China’s #MeToo movement takes legal turn

The changes would also require employers to take measures to prevent, stop and handle complaints about sexual harassment.

VAGUE LAWS, CULTURE OF SILENCE

In recent months, women have made several allegations of sexual abuse against powerful men, including prominent university professors, the head of China’s Buddhist association, and leading figures in the media and at non-governmental organisations, which have reverberated across social media in China.

That intensified with the arrest and release by US police last month of Richard Liu, chief executive of Chinese e-commerce giant JD.com, on a rape allegation. Liu has not been charged and through a lawyer has denied any wrongdoing.

Up to now, vague laws, patchy implementation and a lack of understanding among lawyers, judges, police and the public have hampered attempts to handle cases through the courts, and deterred many victims from filing suits, according to activist groups.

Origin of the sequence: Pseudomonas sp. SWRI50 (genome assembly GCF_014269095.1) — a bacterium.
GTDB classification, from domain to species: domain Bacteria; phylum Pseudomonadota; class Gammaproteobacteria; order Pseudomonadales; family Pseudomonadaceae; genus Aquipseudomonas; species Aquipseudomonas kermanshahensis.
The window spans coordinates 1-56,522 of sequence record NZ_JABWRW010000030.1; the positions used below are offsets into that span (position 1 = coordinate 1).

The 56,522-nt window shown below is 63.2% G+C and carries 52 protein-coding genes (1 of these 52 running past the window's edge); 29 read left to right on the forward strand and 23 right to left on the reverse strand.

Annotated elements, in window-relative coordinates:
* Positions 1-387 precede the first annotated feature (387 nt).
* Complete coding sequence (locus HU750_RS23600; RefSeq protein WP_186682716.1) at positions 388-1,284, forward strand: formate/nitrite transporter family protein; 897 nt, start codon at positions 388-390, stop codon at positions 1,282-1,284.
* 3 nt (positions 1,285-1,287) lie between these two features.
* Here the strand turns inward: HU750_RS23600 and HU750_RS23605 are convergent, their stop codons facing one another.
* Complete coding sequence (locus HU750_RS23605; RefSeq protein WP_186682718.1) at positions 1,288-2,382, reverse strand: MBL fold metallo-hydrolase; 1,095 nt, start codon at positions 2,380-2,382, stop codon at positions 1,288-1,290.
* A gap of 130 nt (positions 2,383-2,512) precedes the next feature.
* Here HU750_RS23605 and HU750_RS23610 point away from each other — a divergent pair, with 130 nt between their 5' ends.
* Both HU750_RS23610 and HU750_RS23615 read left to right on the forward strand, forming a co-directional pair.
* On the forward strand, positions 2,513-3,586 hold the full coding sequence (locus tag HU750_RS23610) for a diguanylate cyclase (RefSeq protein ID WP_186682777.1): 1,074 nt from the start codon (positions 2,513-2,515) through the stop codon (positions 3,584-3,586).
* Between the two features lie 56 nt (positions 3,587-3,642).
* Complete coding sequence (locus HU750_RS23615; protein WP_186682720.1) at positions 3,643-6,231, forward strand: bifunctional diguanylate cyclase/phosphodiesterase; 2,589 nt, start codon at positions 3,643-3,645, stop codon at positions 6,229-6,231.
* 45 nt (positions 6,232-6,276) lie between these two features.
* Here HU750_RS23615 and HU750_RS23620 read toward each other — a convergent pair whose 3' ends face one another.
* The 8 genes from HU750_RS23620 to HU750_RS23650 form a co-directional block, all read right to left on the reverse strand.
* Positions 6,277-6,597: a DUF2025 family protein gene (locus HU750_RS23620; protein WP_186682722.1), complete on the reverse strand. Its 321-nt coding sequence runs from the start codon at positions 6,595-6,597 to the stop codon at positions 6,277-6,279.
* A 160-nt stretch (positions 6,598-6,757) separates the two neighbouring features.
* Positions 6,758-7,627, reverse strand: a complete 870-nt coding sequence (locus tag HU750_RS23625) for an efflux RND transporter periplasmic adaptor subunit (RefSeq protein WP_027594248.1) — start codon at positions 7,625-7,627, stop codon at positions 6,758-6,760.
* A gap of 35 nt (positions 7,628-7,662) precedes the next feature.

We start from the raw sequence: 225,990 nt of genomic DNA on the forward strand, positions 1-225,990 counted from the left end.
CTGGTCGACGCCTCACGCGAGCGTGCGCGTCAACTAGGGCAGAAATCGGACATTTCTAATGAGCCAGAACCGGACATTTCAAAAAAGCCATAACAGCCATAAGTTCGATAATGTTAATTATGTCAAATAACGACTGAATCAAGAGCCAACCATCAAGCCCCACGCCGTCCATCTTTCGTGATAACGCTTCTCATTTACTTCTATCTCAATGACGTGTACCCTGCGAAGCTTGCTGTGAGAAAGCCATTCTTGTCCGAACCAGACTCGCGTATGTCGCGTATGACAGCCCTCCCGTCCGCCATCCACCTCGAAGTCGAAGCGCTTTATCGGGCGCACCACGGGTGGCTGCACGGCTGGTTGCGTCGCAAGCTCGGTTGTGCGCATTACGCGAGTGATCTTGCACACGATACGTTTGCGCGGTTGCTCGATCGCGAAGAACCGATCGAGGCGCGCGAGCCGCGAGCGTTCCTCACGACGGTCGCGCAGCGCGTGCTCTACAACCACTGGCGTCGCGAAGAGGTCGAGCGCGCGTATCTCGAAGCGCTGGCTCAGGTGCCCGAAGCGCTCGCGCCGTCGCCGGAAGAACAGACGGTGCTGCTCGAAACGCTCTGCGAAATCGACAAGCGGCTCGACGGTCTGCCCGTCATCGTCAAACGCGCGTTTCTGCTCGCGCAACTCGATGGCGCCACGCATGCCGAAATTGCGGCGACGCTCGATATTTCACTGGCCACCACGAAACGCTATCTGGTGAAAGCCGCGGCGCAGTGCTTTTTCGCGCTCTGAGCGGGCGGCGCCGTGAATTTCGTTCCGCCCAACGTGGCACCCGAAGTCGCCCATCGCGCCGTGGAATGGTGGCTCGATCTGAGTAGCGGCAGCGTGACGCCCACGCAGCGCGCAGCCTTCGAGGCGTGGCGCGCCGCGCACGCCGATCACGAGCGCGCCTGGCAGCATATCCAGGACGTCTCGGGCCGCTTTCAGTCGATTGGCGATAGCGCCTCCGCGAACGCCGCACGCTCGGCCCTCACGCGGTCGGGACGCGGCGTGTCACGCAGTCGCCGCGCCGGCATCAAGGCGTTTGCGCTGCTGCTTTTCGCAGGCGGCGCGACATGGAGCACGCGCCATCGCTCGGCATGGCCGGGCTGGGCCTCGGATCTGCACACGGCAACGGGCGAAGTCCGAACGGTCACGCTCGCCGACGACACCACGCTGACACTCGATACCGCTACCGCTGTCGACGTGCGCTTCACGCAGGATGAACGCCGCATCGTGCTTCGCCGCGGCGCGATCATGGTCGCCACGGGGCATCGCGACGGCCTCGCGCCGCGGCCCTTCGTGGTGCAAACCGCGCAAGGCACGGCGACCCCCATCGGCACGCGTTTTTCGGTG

The lack of a clear definition of sexual harassment, or an agreed upon standard for addressing complaints, entrenches a “culture of silence”, according to the Beijing Yuanzhong Gender Development Center, a non-profit.

The group said that while workplace sexual harassment is widespread in China, only 34 specific cases have been logged in the official court case database since 2010.

HOUSEHOLD NAME

Xianzi was a 21-year-old intern at the state broadcaster CCTV when she said she met Zhu, who is famous across China for hosting an annual spring festival extravaganza, one of China’s top-rated programs.

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